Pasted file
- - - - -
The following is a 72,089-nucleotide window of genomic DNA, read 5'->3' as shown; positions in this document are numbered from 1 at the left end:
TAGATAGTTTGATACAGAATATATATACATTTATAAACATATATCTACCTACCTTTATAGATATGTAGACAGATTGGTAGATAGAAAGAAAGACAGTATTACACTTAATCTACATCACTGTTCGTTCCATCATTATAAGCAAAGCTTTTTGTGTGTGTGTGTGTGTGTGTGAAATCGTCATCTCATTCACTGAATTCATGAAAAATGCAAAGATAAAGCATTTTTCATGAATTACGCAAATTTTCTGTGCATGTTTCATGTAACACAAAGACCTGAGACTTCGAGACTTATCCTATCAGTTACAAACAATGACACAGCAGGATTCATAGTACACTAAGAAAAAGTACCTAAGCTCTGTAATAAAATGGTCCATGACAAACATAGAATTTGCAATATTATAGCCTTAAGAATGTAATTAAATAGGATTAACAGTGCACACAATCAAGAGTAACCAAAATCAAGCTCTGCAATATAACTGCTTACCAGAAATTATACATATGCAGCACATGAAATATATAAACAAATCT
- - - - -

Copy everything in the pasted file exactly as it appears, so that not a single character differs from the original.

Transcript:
The following is a 72,089-nucleotide window of genomic DNA, read 5'->3' as shown; positions in this document are numbered from 1 at the left end:
TAGATAGTTTGATACAGAATATATATACATTTATAAACATATATCTACCTACCTTTATAGATATGTAGACAGATTGGTAGATAGAAAGAAAGACAGTATTACACTTAATCTACATCACTGTTCGTTCCATCATTATAAGCAAAGCTTTTTGTGTGTGTGTGTGTGTGTGTGAAATCGTCATCTCATTCACTGAATTCATGAAAAATGCAAAGATAAAGCATTTTTCATGAATTACGCAAATTTTCTGTGCATGTTTCATGTAACACAAAGACCTGAGACTTCGAGACTTATCCTATCAGTTACAAACAATGACACAGCAGGATTCATAGTACACTAAGAAAAAGTACCTAAGCTCTGTAATAAAATGGTCCATGACAAACATAGAATTTGCAATATTATAGCCTTAAGAATGTAATTAAATAGGATTAACAGTGCACACAATCAAGAGTAACCAAAATCAAGCTCTGCAATATAACTGCTTACCAGAAATTATACATATGCAGCACATGAAATATATAAACAAATCT